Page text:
Page last updated at 17:35 GMT, Wednesday, 22 April 2009 18:35 UK

Recession hitting professionals

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Redundant solicitor Laura Finnigan is considering retraining as a primary school teacher

Richard Bond
Business Correspondent, BBC Look East

It is not just shop staff and factory workers who are losing their jobs in this recession.

Professional people such as lawyers, architects and surveyors are also getting the chop.

Laura Finnigan, 26, worked hard to qualify as a conveyancing solicitor. But in February she was made redundant from her job in Colchester.

With no legal jobs in prospect, she is thinking about retraining as a primary school teacher.

I put lots of money into it, I funded myself through law school. Now there are no jobs out there for me in the law
Laura Finnigan

"I feel like I went into law because it was a safe career, a safe option," she said.

"I put lots of money into it, I funded myself through law school. Now there are no jobs out there for me in the law.

"At my stage in life I don't want to live at home. I want to buy a house, have a car.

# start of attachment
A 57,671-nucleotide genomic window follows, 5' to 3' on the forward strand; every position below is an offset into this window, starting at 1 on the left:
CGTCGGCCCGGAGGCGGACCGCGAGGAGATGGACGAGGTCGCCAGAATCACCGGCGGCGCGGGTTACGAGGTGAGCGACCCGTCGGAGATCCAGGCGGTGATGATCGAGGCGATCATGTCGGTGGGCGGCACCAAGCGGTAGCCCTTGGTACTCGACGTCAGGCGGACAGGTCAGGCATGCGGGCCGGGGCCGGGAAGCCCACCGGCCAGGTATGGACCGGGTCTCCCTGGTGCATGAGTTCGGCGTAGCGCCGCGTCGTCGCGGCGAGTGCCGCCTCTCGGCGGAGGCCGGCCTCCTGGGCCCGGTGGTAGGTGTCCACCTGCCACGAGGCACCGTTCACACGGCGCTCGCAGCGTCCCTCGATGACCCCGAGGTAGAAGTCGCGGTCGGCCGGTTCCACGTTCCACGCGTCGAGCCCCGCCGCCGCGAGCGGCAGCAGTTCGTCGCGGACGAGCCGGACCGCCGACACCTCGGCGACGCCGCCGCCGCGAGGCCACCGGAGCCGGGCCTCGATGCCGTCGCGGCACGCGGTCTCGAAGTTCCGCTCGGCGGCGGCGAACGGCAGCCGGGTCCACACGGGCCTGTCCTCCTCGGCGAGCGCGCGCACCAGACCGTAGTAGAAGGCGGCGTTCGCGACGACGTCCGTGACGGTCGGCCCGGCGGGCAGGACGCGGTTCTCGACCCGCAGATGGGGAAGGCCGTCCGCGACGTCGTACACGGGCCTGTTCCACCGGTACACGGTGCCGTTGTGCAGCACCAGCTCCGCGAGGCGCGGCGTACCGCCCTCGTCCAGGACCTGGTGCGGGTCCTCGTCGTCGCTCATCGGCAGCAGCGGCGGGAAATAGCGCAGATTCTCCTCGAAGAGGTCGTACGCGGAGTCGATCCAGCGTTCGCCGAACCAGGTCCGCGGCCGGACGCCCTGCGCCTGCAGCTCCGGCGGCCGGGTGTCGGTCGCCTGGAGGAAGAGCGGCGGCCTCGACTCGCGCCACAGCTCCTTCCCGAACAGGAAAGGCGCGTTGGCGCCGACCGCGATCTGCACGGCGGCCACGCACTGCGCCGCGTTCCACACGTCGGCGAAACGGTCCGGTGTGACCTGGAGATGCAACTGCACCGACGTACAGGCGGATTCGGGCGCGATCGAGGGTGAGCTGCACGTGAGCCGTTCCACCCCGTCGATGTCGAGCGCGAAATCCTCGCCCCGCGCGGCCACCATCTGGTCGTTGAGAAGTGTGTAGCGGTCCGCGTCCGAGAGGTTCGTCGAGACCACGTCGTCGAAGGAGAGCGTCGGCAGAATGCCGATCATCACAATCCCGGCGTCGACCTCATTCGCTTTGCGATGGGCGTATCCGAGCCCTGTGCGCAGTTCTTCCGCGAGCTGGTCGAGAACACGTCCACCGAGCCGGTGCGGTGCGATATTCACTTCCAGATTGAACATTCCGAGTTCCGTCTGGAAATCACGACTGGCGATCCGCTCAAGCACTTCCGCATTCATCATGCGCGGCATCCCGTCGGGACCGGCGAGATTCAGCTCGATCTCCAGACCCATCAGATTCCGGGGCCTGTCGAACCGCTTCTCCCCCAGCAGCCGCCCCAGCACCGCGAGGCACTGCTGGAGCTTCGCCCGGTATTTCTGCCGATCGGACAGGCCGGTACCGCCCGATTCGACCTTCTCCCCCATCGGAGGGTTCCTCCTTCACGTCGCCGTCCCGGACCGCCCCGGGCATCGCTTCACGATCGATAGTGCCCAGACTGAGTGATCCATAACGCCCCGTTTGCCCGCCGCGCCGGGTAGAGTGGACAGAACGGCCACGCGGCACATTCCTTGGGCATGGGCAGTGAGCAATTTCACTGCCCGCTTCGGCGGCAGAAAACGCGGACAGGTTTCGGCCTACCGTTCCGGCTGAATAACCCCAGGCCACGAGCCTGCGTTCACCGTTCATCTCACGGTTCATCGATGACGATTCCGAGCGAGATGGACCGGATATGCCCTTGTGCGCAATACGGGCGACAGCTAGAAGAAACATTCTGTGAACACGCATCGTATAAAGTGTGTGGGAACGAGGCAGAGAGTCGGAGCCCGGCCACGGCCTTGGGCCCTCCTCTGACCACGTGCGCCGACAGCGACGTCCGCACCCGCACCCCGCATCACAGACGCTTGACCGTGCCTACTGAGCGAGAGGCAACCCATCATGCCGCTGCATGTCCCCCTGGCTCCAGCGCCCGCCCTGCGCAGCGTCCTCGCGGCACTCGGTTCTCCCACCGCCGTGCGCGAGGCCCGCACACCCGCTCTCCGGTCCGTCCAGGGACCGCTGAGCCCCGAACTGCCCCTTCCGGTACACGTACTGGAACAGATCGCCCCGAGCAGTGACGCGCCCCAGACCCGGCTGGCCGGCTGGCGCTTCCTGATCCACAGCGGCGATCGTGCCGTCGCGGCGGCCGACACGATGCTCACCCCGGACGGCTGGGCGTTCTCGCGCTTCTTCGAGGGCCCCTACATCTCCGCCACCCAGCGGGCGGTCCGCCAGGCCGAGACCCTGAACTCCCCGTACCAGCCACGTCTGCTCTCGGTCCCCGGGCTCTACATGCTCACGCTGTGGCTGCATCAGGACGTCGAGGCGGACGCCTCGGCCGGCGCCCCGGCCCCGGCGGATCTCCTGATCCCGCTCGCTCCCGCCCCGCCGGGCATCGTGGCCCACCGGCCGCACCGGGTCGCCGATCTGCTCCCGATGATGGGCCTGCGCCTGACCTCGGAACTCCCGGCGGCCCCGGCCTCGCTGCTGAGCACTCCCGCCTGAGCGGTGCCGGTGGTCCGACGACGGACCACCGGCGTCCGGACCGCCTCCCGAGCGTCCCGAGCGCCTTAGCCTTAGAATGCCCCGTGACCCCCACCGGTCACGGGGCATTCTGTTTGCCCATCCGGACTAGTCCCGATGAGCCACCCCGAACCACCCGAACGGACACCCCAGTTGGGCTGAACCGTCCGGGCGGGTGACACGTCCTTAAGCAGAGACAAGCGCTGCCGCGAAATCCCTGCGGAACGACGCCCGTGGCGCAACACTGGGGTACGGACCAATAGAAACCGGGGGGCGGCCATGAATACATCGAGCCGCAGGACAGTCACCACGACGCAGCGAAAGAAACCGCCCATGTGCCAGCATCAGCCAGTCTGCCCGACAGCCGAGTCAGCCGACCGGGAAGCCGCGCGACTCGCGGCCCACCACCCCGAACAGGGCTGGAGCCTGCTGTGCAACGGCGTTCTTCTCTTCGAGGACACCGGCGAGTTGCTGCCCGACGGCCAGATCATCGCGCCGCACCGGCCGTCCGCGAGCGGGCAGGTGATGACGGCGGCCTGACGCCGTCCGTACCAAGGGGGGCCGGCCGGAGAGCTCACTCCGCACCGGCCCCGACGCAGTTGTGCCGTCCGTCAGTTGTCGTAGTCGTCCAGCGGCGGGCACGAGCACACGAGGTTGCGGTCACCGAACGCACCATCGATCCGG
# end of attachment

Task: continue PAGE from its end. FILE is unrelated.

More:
"So I'd like to retrain and go forward in something, whether it's teaching or some other career."

Up to 10,000 solicitors are estimated to have lost their jobs in England and Wales since the onset of this recession.

Conveyancing solicitors have been particularly affected because of the collapse of the housing market.

Chartered surveyors are also losing their jobs, and for the same reason.

'Boredom'

David Eldridge, 52, is a surveyor from North Norfolk. He lost his job in January.

"I miss work dreadfully," he said. "It's like driving a car and then just putting on the brakes.

"It's the boredom which follows, too - working out how to fill your time."

Mr Eldridge is reasonably confident of finding work again - he detects signs that the housing market is coming back to life.

Professional and managerial staff are losing their jobs at a faster rate than other occupational groups, according to the Chartered Institute of Personnel and Development.

Firms of lawyers, surveyors and architects are also cutting back on recruitment.

This presents a problem for graduates coming on to the labour market who had hoped for a safe and well-paid job.



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